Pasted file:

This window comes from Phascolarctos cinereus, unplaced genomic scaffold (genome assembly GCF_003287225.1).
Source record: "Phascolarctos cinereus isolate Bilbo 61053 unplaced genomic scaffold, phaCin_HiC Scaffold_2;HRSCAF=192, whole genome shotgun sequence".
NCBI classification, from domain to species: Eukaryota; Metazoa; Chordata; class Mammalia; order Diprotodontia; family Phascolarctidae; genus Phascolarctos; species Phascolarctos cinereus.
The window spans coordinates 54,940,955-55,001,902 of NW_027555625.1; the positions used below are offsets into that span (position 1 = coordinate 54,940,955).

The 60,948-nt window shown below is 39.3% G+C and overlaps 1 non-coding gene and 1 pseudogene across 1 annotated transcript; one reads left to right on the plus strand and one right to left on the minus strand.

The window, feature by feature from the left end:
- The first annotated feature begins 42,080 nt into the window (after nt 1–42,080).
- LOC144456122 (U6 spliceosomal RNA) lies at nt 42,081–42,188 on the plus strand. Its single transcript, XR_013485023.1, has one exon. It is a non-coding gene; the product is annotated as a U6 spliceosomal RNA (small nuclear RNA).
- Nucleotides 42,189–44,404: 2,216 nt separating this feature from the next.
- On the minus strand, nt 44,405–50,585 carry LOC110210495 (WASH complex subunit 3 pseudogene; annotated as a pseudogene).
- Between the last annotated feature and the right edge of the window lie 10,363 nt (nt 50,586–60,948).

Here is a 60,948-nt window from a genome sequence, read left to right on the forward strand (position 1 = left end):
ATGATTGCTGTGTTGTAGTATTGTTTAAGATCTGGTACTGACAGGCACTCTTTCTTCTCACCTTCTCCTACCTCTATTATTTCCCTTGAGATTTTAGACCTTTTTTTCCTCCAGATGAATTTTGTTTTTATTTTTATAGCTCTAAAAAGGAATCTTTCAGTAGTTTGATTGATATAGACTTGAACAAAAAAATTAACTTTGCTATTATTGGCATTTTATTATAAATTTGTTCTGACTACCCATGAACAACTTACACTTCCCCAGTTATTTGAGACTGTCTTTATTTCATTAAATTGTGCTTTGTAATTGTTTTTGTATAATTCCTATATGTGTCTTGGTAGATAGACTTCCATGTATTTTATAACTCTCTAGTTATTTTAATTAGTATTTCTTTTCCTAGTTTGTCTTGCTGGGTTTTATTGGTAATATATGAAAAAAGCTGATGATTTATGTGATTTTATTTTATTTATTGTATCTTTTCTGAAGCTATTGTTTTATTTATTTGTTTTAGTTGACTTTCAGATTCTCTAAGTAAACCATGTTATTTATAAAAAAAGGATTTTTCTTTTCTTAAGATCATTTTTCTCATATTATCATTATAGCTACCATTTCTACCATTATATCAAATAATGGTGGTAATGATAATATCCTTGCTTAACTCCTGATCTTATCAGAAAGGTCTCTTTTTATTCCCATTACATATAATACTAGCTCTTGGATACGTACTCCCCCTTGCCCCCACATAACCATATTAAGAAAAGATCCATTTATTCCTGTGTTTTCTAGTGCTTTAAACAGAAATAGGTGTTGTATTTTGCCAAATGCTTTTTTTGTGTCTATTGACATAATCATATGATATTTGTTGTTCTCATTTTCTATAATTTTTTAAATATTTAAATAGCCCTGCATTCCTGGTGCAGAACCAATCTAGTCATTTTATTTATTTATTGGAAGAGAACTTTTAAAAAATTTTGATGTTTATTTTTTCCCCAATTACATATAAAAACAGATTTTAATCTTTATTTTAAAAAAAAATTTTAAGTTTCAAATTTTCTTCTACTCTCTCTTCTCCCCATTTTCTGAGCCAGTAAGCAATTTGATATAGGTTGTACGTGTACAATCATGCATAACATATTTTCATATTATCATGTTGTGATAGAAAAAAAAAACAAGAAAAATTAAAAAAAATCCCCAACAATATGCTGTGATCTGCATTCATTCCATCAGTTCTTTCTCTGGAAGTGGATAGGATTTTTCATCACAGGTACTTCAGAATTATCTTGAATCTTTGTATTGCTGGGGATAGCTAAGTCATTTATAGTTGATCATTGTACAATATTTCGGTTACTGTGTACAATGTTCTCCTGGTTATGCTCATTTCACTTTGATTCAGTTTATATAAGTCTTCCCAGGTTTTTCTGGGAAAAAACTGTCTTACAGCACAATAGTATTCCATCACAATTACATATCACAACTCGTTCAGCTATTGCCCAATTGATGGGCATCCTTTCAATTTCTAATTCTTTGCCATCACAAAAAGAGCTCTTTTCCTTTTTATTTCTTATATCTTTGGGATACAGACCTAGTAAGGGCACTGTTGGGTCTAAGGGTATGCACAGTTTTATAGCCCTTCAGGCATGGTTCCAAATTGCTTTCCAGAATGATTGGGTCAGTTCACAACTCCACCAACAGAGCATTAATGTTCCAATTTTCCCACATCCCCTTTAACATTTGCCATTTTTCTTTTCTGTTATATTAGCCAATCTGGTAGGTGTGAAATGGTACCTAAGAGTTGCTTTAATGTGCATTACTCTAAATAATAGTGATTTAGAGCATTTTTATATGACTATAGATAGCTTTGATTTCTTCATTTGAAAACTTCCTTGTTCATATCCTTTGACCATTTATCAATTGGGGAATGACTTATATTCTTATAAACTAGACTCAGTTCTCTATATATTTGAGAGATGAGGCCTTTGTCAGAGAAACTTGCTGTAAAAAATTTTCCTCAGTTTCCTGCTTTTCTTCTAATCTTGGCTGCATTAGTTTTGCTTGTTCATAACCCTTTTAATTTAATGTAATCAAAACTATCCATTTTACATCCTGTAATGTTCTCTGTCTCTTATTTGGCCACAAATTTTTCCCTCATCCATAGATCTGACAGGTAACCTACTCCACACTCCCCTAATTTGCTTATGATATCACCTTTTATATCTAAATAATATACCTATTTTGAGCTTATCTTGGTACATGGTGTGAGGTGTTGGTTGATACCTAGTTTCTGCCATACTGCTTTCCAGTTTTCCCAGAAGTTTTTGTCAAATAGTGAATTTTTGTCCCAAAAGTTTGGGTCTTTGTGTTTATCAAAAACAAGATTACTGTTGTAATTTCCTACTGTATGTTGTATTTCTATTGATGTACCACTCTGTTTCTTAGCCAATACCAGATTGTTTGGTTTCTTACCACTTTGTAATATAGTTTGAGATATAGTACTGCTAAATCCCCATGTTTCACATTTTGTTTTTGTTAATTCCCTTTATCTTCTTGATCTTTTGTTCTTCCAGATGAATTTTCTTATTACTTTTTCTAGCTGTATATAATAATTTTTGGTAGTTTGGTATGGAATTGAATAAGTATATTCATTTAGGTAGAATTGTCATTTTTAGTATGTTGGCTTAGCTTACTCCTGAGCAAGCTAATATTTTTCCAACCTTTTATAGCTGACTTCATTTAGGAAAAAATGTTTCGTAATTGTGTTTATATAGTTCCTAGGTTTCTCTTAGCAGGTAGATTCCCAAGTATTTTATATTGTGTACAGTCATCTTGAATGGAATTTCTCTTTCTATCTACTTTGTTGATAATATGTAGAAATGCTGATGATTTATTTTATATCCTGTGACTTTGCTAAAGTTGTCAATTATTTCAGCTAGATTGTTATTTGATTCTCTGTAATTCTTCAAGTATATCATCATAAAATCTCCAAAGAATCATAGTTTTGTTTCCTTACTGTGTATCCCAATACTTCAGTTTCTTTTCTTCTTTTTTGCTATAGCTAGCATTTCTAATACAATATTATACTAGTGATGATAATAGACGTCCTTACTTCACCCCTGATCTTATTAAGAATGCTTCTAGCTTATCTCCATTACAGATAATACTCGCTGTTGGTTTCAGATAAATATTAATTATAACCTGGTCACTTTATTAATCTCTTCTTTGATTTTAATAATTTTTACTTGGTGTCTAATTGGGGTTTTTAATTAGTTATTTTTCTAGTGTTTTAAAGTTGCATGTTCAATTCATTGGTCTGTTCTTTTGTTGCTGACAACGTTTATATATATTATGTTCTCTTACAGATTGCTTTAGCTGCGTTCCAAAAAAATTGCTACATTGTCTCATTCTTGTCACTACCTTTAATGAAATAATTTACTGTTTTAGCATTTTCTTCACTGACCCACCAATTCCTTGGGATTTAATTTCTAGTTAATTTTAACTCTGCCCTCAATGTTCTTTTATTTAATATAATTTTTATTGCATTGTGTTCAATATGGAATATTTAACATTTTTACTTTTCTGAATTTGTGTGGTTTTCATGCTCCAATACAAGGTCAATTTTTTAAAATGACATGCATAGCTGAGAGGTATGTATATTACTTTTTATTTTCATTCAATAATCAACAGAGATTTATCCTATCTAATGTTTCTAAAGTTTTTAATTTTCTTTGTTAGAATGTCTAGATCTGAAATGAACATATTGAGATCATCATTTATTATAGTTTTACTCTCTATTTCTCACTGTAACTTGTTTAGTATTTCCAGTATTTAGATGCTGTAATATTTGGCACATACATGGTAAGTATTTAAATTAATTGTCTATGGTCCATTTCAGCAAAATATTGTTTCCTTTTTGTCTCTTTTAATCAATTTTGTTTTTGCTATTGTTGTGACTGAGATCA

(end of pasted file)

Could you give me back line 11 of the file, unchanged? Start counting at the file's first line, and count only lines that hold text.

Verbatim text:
- Between the last annotated feature and the right edge of the window lie 10,363 nt (nt 50,586–60,948).